The previous header photo was of the Australian junior class, the Vaucluse Junior, aka the Vee Jay, or simply the "VJ". A 12-foot dinghy, the Vee Jay was originally designed in 1931 by Sydney boatwright Charles Sparrow to a design brief for a junior sailboat given to him by local sporting-goods store owner, Sil Rohu. It was a simple low-angle V-shaped hull, plank and frame construction, readily built by amateurs. The pre-World War II hulls had a small cockpit, similar to the North American Sunfish class.
What makes the class stand out was it's transformation after World War II. The adoption of plywood in the late 1940's considerably lightened the hull and sailors started adding planks; the first plank (sliding seat to North Americans) added in the late 1940's but not coming into common usage until the 1950's. The second plank was added by the West Australians in 1958. The small cockpit disappeared, replaced by a self-draining surfboard deck. Combined with a small flat kite (shike), this junior dinghy had enormous power and speed in a breeze - unlike any junior trainer, before or since. (Historian Chris Thompson points out this Australian penchant, after World War II, to incorporate performance upgrades, even to supposed one-designs, even when all the previous models became immediately obsolete, was one of the main drivers in the evolution of Australian lightweight high-performance dinghies.)
The class collapsed in the 1980's under the hegemony and homogenization of fiberglass junior trainers (namely the 420).
I have taken most of my information and photos from the Vee Jay website. For those who wish to read more I would direct them to click on this link to their website. I would also like to thank Aussie, John Fairfax, for also filling in the history and providing photos.
Some additional photos.
The first design by Charles Sparrow was named Splinter. Deciding the first hull was too tender, Sparrow drew up a wider modified hull the same year named Chum from which commenced the VJ class. The original boats had a gunter rig.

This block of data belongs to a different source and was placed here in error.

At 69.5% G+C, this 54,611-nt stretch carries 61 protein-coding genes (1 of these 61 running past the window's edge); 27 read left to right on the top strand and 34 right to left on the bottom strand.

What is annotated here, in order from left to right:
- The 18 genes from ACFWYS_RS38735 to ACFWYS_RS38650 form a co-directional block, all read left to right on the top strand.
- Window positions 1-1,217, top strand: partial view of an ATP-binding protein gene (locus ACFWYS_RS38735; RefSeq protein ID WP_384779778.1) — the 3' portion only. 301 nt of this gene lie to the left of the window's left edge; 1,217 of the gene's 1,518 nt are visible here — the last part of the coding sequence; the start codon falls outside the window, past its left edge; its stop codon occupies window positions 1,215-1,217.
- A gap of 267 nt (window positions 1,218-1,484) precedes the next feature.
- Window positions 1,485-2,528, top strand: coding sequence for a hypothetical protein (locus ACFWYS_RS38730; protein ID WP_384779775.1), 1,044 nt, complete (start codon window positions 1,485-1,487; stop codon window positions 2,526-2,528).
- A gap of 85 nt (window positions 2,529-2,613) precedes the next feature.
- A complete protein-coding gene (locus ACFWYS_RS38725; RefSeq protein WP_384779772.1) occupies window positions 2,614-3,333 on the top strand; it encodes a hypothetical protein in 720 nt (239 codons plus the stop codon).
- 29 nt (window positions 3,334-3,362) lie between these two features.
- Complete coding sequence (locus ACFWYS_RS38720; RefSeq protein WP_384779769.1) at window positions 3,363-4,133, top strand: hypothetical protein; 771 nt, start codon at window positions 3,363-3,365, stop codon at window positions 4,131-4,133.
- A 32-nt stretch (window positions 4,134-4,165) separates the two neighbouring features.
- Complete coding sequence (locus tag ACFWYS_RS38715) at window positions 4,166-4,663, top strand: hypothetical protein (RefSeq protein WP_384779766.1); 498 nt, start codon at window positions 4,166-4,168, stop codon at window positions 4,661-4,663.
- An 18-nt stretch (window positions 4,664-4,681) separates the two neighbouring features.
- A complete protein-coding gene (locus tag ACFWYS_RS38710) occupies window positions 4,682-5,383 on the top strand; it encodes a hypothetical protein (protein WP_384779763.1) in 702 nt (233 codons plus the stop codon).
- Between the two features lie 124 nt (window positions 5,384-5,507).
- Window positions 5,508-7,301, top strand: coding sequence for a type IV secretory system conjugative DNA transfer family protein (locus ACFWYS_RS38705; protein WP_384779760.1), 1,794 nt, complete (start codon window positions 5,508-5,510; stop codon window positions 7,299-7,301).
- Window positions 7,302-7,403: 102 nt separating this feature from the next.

Two photos of the simpler, 1930's hiking Vee Jay.
The squat sail plan was easily handled by lightweights in the typically strong Australian breezes.
To me, the most iconic photo of the Vee Jay, "Warren Nupier in Impala"
A promotional brochure with the Vee Jay at full crack, under kite.
This photo shows the final development of the Vee Jay before the class died out (the boom looks shorter with a straighter leech mainsail). There was a recent movement, documented on the Vee Jay website, of bringing back the class with a more modern sail plan, but that hasn't seemed to gain much traction.
A photo lifted from South Gippsland Y.C. of a restored Vee Jay racing at their 2015 Classic Wooden Dinghy Regatta. This is a one-planker, just for the skipper.
A 1950's video showing two juniors rigging, launching, and sailing their Vee Jay.
Ed. Sea Story
"As a young sailor, during the 1970's, I came across a Vee Jay on Annapolis Harbor. I saw this strange craft buzzing about the Harbor, two sliding seats, as we sailed our International 14 out to the starting area. On our way back after the racing, we encountered the same double sliding seat dinghy and sailors again. this time entwined in the fishing lines of two irate fishing boats, the air turning blue as the skipper was working desperately under his rudder. Inquiries on shore had the sailor as someone from the Australian embassy. I never saw him again; most likely the encounter with the fishing boats left a bad taste in his mouth.
And another sea story I've pulled from the comments... from Northwest sailor Mike S.
"When I moved to Oz in 1965 with wife and daughter in tow, aged 21, I couldn't afford a boat, but someone was selling an old VJ with cotton sails and twin planks for only 10 quid, so I couldn't resist. It was a hoot albeit pretty rough around the edges, and as I didn't have a crew I jury rigged a trapeze (stitched my own canvas harness!) and sailed it singlehanded from the trap. Great fun on Lake Illawarra with steady 15-25 knot breezes every day. Its demise happened during a race, I got a crew and we sailed with the planks, some time during the race the wind piped up, and the old plywood started to open up, with us slowly sinking. We abandoned the boat, climbed aboard the rescue boat and left it to float to the shore. I went the next day and brought it up, but it was too far gone.....Had a metal daggerboard as I recall....
Click here for the post about the other Australian pre-WWII class, the Len Morris scow Moth.